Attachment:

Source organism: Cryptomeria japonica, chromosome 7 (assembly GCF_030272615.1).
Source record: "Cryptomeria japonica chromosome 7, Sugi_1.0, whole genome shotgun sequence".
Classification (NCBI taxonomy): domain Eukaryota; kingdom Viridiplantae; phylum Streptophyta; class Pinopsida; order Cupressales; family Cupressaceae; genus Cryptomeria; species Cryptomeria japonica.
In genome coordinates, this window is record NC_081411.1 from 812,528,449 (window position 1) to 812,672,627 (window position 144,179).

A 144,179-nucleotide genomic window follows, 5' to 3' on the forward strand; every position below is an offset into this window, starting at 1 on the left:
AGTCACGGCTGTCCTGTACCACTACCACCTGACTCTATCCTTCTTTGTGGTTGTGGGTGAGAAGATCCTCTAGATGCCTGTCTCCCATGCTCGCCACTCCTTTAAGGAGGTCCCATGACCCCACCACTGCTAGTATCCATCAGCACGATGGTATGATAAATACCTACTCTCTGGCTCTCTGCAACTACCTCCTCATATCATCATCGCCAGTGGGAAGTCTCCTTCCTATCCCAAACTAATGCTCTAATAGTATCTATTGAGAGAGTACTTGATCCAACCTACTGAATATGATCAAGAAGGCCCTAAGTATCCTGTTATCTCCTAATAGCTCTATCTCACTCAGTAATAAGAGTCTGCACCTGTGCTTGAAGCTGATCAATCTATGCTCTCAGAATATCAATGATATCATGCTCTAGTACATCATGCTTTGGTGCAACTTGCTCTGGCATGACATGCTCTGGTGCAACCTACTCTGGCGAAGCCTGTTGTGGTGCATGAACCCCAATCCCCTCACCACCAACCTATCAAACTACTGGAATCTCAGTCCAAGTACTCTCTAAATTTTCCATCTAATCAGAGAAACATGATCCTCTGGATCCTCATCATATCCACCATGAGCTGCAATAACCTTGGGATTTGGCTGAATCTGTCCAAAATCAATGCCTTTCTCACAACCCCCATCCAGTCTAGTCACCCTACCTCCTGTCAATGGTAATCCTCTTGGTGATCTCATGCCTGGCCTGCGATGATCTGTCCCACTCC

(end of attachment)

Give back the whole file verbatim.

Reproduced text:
Source organism: Cryptomeria japonica, chromosome 7 (assembly GCF_030272615.1).
Source record: "Cryptomeria japonica chromosome 7, Sugi_1.0, whole genome shotgun sequence".
Classification (NCBI taxonomy): domain Eukaryota; kingdom Viridiplantae; phylum Streptophyta; class Pinopsida; order Cupressales; family Cupressaceae; genus Cryptomeria; species Cryptomeria japonica.
In genome coordinates, this window is record NC_081411.1 from 812,528,449 (window position 1) to 812,672,627 (window position 144,179).

A 144,179-nucleotide genomic window follows, 5' to 3' on the forward strand; every position below is an offset into this window, starting at 1 on the left:
AGTCACGGCTGTCCTGTACCACTACCACCTGACTCTATCCTTCTTTGTGGTTGTGGGTGAGAAGATCCTCTAGATGCCTGTCTCCCATGCTCGCCACTCCTTTAAGGAGGTCCCATGACCCCACCACTGCTAGTATCCATCAGCACGATGGTATGATAAATACCTACTCTCTGGCTCTCTGCAACTACCTCCTCATATCATCATCGCCAGTGGGAAGTCTCCTTCCTATCCCAAACTAATGCTCTAATAGTATCTATTGAGAGAGTACTTGATCCAACCTACTGAATATGATCAAGAAGGCCCTAAGTATCCTGTTATCTCCTAATAGCTCTATCTCACTCAGTAATAAGAGTCTGCACCTGTGCTTGAAGCTGATCAATCTATGCTCTCAGAATATCAATGATATCATGCTCTAGTACATCATGCTTTGGTGCAACTTGCTCTGGCATGACATGCTCTGGTGCAACCTACTCTGGCGAAGCCTGTTGTGGTGCATGAACCCCAATCCCCTCACCACCAACCTATCAAACTACTGGAATCTCAGTCCAAGTACTCTCTAAATTTTCCATCTAATCAGAGAAACATGATCCTCTGGATCCTCATCATATCCACCATGAGCTGCAATAACCTTGGGATTTGGCTGAATCTGTCCAAAATCAATGCCTTTCTCACAACCCCCATCCAGTCTAGTCACCCTACCTCCTGTCAATGGTAATCCTCTTGGTGATCTCATGCCTGGCCTGCGATGATCTGTCCCACTCC